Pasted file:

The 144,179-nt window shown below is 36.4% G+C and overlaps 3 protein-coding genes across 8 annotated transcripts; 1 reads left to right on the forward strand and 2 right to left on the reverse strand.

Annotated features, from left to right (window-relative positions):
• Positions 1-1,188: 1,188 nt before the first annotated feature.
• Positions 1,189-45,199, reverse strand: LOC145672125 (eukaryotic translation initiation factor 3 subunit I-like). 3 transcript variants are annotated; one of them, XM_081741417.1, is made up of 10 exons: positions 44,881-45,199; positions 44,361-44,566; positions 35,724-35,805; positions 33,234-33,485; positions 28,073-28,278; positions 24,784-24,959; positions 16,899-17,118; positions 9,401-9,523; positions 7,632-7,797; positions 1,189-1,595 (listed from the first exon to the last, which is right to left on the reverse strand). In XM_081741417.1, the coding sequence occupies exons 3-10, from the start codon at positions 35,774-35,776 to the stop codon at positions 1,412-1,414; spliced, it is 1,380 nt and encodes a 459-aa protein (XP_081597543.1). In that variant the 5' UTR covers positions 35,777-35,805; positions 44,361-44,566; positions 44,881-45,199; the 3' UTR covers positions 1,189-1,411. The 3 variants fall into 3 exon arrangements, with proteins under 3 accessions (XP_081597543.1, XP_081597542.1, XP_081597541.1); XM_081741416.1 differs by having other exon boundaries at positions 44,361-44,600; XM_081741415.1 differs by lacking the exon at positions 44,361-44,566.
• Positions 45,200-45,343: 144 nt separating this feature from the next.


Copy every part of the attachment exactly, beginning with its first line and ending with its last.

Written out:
The 144,179-nt window shown below is 36.4% G+C and overlaps 3 protein-coding genes across 8 annotated transcripts; 1 reads left to right on the forward strand and 2 right to left on the reverse strand.

Annotated features, from left to right (window-relative positions):
• Positions 1-1,188: 1,188 nt before the first annotated feature.
• Positions 1,189-45,199, reverse strand: LOC145672125 (eukaryotic translation initiation factor 3 subunit I-like). 3 transcript variants are annotated; one of them, XM_081741417.1, is made up of 10 exons: positions 44,881-45,199; positions 44,361-44,566; positions 35,724-35,805; positions 33,234-33,485; positions 28,073-28,278; positions 24,784-24,959; positions 16,899-17,118; positions 9,401-9,523; positions 7,632-7,797; positions 1,189-1,595 (listed from the first exon to the last, which is right to left on the reverse strand). In XM_081741417.1, the coding sequence occupies exons 3-10, from the start codon at positions 35,774-35,776 to the stop codon at positions 1,412-1,414; spliced, it is 1,380 nt and encodes a 459-aa protein (XP_081597543.1). In that variant the 5' UTR covers positions 35,777-35,805; positions 44,361-44,566; positions 44,881-45,199; the 3' UTR covers positions 1,189-1,411. The 3 variants fall into 3 exon arrangements, with proteins under 3 accessions (XP_081597543.1, XP_081597542.1, XP_081597541.1); XM_081741416.1 differs by having other exon boundaries at positions 44,361-44,600; XM_081741415.1 differs by lacking the exon at positions 44,361-44,566.
• Positions 45,200-45,343: 144 nt separating this feature from the next.